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Rezo Frolov
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Compendium Of Raspberry And Blackberry Diseases...

Raspberries and blackberries are a perennial favorite among consumers. Unfortunately, they are also a favorite host crop for pests. Protect your plants with the most up-to-date and comprehensive resource available: the Compendium of Raspberry and Blackberry Diseases and Pests, Second Edition.This completely revised edition helps users quickly identify and manage raspberry and blackberry diseases, insect pests, and abiotic orders with practical management information and more than 200 high-quality images for diagnosis. It is your best defense against pests and disorders that threaten the health and yields of these two popular bramble plants, from the roots and crown to their flowers, fruits, and leaves.This important new book reflects the latest practices for managing diseases in organic and high-tunnel production systems. Pest coverage is wide and applicable to many of the world's growing regions for these crops. The second edition also covers new diseases and viruses that have been identified since the first edition and adds 50 pages as well as 50 additional symptom images. Specific pest coverage includes:- Bacterial, fungal, and viral diseases- Insect and mite pests- Abiotic disorders, such as herbicide injury and environmental stressors- Diseases caused by an alga- Diseases caused by a phytoplasma- The use and effects of cultural practices- The development of healthy planting materials in the nursery/greenhouse industryEach section includes information on symptoms, causal organisms, distribution, diagnostic features or detection methods, and management strategies. The Compendium of Raspberry and Blackberry Diseases and Pests, Second Edition is ideal for commercial growing operations, nurseries, crop consultants, extension educators, diagnosticians, plant pathologists, entomologists, horticulturists, regulators, and gardeners.

Compendium of Raspberry and Blackberry Diseases...


Thekke-Veetil, T., Khadgi, A., Johnson, D.T., Burrack, H., Sabanadzovic, S. and Tzanetakis, I.E. 2017. First report of raspberry leaf mottle virus in blackberry in the United States. Plant Disease 101:265

The composition and content of individual phenolic compounds invarious fruit wines and overall antioxidant properties of these fruit wineswere studied. Phenolic compounds were separated by reverse phase (RP) HPLCtechniques, and their content was determined by means of mass spectrometer(MS) with triple quadrupole (TQ) analyser, which recorded specificprecursor-product transitions. Antioxidant activity was monitored by thefollowing spectrophotometric methods: DPPH, FRAP and Folin-Ciocalteu assay,respectively. Four types of berries (raspberry, blackberry, chokeberry andblueberry), one type of pome (apple) and one type of stone fruit (cherries)were used for the production of fruit wines. Corresponding fruit wines wereproduced by microvinification with or without adding sugar into the mustbefore fermentation. Increase in alcohol level was responsible for theincreased content of phenolic compounds in fruit wine due to improvedextraction conditions. Produced fruit wines were preserved by addingS[O.sub.2] which interferes with the determination of antioxidant activity ofphenolic compounds. In this case, the development of a correlation methodbased on FRAP assay was introduced. Fruit wines are a rich source ofsubstances which show beneficial effects on human health. Depending on thefruit type, different antioxidant compounds were predominant in wine samples.

Wines were made through microvinification from two kinds ofbramble fruit (raspberry and blackberry), two kinds of berry fruit (blueberryand black chokeberry), one kind of pomaceous fruit (apple) and one kind offruit from the drupe family (sour cherry). The fruit was picked in 2013, inthe state of full technological maturity and phytosanitary health of 100%. 30kg of each fruit was used in microvinification during 2013. Beforefermentation, sour cherry was processed by two techniques. In the firstmethod, the pits were removed from the fruit before it was fragmented, whilein the second method, the fruit was fragmented together with the pits butwithout cracking them. Brambles, berries, cherries and apples were fragmentedand, as with some other authors [13], [K.sub.2][S.sub.2][O.sub.5] was addedin the must to inhibit growth of unwanted bacterial populations duringfermentation. 10 g of potassium metabisulfite([K.sub.2][S.sub.2][O.sub.5])/100 kg was added to the obtained pomace.Subsequently, the pomace was inoculated with the pure strain of selected wineyeast Lievito Secco (Enartis, Italy) at the dose of 20 g/100 kg. This is howthe control samples were prepared. Another sequence of experiments wasperformed using the fruit processed in the same way but with sugar sucrose(Sajkaska, Serbia) added directly to the pomace in order to increase totalsoluble solids in the must up to 20.5[degrees] Brix. Adding this amount ofsugar before fermentation was intended to achieve alcohol content of 11% inthe end product. Alcohol fermentation of each investigated fruit pomace wascarried out at room temperature (20[degrees]C) over the next 7 to 10 days.While undergoing fermentation, the pomace was regularly stirred twice a day.Once the fermentation was completed, young wine was separated by strainingwithout pressure. Wine yield was from 45 to 60% for raspberry, blackberry,blueberry and black chokeberry, while it was 50% for the cherry and around60% for the apple. After one month, the wine was racked off the sediment forthe first time and the racking was repeated the following month. The wineswere kept at 8[degrees]C during the next six months and after that time allanalyses were performed. The wines made that way were further stabilized bykeeping them in a cold place. Once stabilized, the wine samples were preparedfor analysis.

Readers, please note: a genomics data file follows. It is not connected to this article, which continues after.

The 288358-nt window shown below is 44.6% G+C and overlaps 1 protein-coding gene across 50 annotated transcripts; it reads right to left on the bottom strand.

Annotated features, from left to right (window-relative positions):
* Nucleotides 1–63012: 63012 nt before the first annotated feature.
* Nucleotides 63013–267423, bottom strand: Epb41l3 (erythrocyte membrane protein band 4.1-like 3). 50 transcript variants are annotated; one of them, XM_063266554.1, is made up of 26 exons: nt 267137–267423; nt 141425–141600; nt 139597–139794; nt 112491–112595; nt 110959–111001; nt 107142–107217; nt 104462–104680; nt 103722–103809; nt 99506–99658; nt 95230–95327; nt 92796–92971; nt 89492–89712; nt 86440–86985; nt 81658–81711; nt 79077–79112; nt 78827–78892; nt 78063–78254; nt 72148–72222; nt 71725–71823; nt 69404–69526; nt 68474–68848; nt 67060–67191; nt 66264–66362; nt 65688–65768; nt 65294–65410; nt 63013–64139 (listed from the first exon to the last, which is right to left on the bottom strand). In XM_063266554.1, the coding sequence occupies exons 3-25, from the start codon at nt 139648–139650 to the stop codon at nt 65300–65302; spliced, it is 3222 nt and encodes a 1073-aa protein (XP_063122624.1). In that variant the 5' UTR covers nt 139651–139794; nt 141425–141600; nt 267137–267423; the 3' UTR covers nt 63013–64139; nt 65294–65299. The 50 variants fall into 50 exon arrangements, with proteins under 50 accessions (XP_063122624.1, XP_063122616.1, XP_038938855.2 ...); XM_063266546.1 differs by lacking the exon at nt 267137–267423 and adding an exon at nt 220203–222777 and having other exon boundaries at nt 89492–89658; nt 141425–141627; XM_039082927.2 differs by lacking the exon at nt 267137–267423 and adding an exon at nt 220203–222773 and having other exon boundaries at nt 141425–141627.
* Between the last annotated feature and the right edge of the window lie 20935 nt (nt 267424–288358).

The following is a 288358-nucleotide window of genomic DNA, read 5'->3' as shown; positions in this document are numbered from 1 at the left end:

The distribution of caffeic acid, chlorogenic acid, p-coumaricacid and vanillic acid is widespread in berry crops. Those compounds act asnatural antioxidants. The structure and content of individual phenolics inberries influence total antioxidant capacity. One of the abovementionedphenolic acids, chlorogenic acid was detected in significant amounts inblueberries by authors Zheng and Wang [25]. The samples of blueberry wine area rich source of chlorogenic acid which is in line with the literature [26].Looking at the content of chlorogenic acid in the analysed samples, it wasobserved that it was present in higher amounts than all other compounds,until it was found in blackberry and raspberry wine. Presence of chlorogenicacid in apple wine samples produced from the Jonagold variety was confirmedby the analysis of the variety with the same name. [27]. Besides chlorogenicacid, blueberry wine stands out with the highest content of p-coumaric acidwhich was confirmed to be present in this fruit by Hakkinen et al. [28].Similarly to some other authors Macheix et al. [29], caffeic acid wasdetected in our fruit wine samples. In comparison with other samples, caffeicacid was present in the largest amounts in blueberry and chokeberry wine.Finnish scientists have shown that caffeic acid is also present in chokeberryand blueberry fruit [28]. The results of one study suggest that the contentof caffeic acid depends on a sunexposure-dependent induction of caftaric acidhydrolysis [30]. Protocatechuic acid was present in the largest amounts inblueberry and chokeberry wine until it was found in apple and raspberry wine.Epicatechin and catechin were present in blueberry wine which is in line withtheir established presence in the fruit [31]. Rutin was found only inchokeberry wine. The analysed samples of cherry wine are a source of caffeicacid, chlorogenic acid and protocatechuic acid. The flavonoid naringenin wasalso found in the samples. Its content is shown in Table 3 and it is in linewith the literature [32]. Epicatechin and vanillic acid were present in thelargest amounts in cherry wine, where catechin was also found. The presenceof these compounds in the examined wine was also confirmed by cherry analysiscarried out by Spanish authors [31]. Catechin and epicatechin were alsodetermined in blackberry, raspberry and apple wine, their presence incorresponding fruits was also confirmed by authors [33]. Blackberry andraspberry wine, according to the data from Table 3, are a rich source ofellagic acid which provides long-term health benefits [34]. The content ofellagic acid in blackberry wine with and w/o sugar was predominant incomparison with other analysed samples, which was confirmed by other authorsas well [35]. Literature data shows that ellagic acid was also found inraspberries [28]. Ellagic acid was not found in apple or cherry wine. Fruitphenolic acids such as caffeic acid, p-coumaric acid and chlorogenic acidshowed activity in inhibiting human LDL oxidation in vitro [36]. Analysis offruit wine samples showed that they were also a source of flavonols such asquercetin and kaempferol. The largest amounts of quercetin were found inchokeberry wine. The obtained results correspond to tests conducted byFinnish authors which showed that chokeberry had the largest content ofquercetin, followed by the blueberry, while the lowest amount was found inthe raspberry [37]. Quercetin found in raspberry wine is one of the mainflavonols in this fruit, which is in line with literature data [28]. One ofthe most predominant flavonols in cherry wine was quercetin which wasconfirmed to be present in cherry fruit as well [38]. Some flavonoids,including quercetin, have beneficial effects on human health, probablythrough inhibiting the oxidative modification of LDL by macrophages in vitro.The abovementioned compounds inhibit the formation of hydroperoxides andprotect a-tocopherol present in lipoproteins from oxidation [39]. Thecytotoxicity of oxidised LDL in vitro is inhibited by quercetin [40]. Minoramounts of kaempferol were only found in wine made from cherries withoutpits. The obtained kaempferol results are in conformity with literature datawhich show that it has not been found in chokeberry, blueberry or raspberry[37]. Flavonoids are natural constituents of food. Their positive effect hasbeen demonstrated in the next study. A Dutch study [41] showed that relativerisks of mortality from coronary heart diseases and first myocardialinfractions in the group of study participants with the highest flavonoidintake was lower by 50% than in the group with the lowest flavonoid intake.This data suggests that dietary intake of flavonoids is very important. Redwine is a very rich source of flavonoids and it contains 10-20 mg/L [42]. Ithas also been observed that flavonoids reduce thrombosis by inhibitingcyclooxygenases [43]. In the conducted study, high antioxidant activity onLDL oxidation was also detected in catechin, quercetin, cyanidin and caffeicacid. Unfortunately, ellagic acid did not show any effects during theexperiment [44]. In the same study, caffeic acid proved to be a strongeranti-oxidant in inhibiting LDL oxidation, in comparison to ellagic acid whichhad more free hydroxyl groups in its structure. The reason for this is thefact that antioxidant activity of flavonoids and phenolic acids may depend onthe structural characteristics conferring differences in protein binding[45]. 041b061a72